5 Responses

Page 1 of 1
  1. Michael Bugeja November 11, 2009 at 5:25 am |

    Reread my article and respond by thinking critically rather than defensively in that our school is teched up more than others, only we don’t rely on our budgets to underwrite that. We rely on external funding. Do it and you’ll serve both students and the institution. Don’t do it, and you’ll be used by corporations.

    Also, our students have all manner of gadgets on their person, so nobody is isolating them from the wireless (not “wired”) world. Moreover, your hyperbole of “Tear Down This Wall” reflects the thin-avatar skin of your argument. Rather, counter my argument by requiring your peers to put on teacher evaluations whether students, for example, found clickers useful. After all, we do that with textbooks.

    Fact is, my own research suggests that one caring adviser with an open door (rather than your wall) retains more students than any of the typical attempts to engage them via technology, which is programmed for revenue generation.

    Educators in particular should be working with their computer science counterparts and applying for NSF grants to develop true educational technology rather than relying on budgets to underwrite corporations draining our budgets in a time of real crisis.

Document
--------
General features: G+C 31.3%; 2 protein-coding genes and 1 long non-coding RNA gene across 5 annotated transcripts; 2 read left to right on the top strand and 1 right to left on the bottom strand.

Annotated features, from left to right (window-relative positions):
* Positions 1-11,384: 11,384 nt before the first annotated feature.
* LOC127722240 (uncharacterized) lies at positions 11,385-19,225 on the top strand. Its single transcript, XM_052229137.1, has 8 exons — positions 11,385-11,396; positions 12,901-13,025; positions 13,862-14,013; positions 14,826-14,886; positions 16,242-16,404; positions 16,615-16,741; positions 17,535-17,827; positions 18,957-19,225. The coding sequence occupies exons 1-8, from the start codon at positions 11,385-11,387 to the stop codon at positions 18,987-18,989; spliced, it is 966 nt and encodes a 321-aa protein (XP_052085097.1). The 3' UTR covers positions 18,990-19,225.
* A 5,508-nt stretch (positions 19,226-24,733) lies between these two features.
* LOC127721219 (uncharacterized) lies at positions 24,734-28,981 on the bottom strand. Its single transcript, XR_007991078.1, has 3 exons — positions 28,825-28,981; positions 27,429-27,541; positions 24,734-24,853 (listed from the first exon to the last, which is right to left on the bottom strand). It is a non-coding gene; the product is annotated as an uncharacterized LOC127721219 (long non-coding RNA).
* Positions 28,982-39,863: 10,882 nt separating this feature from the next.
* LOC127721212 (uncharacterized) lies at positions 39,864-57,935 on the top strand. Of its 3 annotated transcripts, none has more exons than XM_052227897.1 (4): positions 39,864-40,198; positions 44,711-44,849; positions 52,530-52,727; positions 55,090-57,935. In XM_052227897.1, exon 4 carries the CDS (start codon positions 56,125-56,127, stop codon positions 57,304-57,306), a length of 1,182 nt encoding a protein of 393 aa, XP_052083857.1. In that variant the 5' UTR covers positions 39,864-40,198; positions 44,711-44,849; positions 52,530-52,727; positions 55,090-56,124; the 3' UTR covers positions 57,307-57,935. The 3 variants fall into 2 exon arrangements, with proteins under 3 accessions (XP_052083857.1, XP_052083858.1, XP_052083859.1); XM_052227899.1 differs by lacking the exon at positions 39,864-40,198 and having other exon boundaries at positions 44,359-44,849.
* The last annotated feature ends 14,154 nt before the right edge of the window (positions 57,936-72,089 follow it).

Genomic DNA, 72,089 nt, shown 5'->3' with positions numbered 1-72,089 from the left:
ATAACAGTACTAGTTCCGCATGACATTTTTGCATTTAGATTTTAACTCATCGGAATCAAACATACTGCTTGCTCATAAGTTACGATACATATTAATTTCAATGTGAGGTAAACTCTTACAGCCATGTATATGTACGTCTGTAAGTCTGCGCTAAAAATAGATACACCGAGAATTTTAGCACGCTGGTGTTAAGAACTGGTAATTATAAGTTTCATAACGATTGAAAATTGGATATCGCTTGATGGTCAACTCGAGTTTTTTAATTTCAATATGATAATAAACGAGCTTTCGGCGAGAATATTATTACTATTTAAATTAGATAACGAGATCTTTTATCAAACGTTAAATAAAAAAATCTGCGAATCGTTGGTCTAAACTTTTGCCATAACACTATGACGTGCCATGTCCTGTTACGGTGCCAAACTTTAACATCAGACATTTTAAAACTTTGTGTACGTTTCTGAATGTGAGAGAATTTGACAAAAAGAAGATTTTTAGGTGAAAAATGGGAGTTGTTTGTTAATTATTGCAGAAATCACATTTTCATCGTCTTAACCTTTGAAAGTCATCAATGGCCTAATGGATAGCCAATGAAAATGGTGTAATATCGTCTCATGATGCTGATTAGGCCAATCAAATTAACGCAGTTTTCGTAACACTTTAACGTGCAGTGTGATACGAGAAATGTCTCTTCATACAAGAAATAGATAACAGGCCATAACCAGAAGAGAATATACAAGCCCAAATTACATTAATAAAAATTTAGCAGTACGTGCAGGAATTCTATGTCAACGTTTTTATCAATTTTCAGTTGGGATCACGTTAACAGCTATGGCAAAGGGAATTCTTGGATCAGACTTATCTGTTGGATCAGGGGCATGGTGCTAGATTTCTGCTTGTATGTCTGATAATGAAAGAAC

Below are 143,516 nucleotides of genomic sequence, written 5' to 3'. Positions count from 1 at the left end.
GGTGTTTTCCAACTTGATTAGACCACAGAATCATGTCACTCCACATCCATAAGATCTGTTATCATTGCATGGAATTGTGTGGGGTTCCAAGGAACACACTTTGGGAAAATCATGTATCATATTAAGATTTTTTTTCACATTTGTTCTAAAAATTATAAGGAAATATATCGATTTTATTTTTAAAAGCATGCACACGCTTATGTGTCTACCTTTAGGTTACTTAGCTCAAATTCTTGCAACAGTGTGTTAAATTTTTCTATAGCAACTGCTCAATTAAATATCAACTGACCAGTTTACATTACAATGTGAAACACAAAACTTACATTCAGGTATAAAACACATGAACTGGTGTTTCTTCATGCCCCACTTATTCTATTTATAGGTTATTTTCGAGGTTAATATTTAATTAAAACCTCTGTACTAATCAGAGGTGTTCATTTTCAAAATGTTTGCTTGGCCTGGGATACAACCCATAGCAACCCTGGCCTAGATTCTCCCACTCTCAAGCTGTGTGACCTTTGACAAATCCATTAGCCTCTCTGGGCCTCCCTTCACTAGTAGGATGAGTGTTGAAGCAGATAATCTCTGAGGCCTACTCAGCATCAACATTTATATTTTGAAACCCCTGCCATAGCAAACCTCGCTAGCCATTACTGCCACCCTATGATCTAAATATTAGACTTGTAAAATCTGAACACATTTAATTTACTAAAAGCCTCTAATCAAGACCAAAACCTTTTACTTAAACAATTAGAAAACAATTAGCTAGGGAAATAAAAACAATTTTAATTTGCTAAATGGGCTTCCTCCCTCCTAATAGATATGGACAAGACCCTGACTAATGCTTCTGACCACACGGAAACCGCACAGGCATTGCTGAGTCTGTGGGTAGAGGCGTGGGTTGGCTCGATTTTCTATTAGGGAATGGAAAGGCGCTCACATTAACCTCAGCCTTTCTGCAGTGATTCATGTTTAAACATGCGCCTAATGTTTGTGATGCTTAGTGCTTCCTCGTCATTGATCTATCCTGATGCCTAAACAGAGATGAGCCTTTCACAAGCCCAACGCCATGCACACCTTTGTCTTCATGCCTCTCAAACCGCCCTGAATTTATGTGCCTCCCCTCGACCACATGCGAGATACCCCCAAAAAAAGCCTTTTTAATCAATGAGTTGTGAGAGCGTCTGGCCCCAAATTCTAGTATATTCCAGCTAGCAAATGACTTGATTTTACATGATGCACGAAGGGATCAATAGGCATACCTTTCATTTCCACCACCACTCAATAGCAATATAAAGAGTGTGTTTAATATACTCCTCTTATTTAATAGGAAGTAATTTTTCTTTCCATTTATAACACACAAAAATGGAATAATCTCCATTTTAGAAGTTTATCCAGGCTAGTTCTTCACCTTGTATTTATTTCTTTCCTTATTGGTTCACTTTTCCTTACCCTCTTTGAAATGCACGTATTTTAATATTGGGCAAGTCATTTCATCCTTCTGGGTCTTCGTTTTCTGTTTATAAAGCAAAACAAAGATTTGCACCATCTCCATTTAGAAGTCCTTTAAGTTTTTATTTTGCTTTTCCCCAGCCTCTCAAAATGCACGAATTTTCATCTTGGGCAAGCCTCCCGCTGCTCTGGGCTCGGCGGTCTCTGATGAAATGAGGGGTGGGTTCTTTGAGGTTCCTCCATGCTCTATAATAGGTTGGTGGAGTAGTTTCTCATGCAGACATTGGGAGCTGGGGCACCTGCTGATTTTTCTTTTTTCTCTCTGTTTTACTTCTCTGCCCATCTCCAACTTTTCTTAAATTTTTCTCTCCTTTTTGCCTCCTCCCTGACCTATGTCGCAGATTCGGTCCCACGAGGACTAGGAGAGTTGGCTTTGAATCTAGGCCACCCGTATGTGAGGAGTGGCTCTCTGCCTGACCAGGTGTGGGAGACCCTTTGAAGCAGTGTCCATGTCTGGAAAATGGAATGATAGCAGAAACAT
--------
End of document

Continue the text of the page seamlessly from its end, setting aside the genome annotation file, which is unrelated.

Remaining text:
2. Derek Bruff November 12, 2009 at 2:37 pm |

    I know I’m responding to a bait here, but as long as Michael Bugeja continues to provide evidence for his arguments that shows he is unfamiliar with the educational research on teaching with clickers, I’m glad to continue to point to that literature.

    There have been a number of studies of student perceptions of and reactions to clickers, and the results have been consistently positive. For instance, see these studies: http://is.gd/4Tzpk. Students appreciate the interactivity and anonymity that clickers provide, and they like receiving rapid feedback on their learning, including knowing where they stand relative to their peers. These findings occur again and again in the literature.

  3. EdTech in a Time of Budget Cuts November 19, 2009 at 8:05 am |

Leave a Reply

Skip to toolbar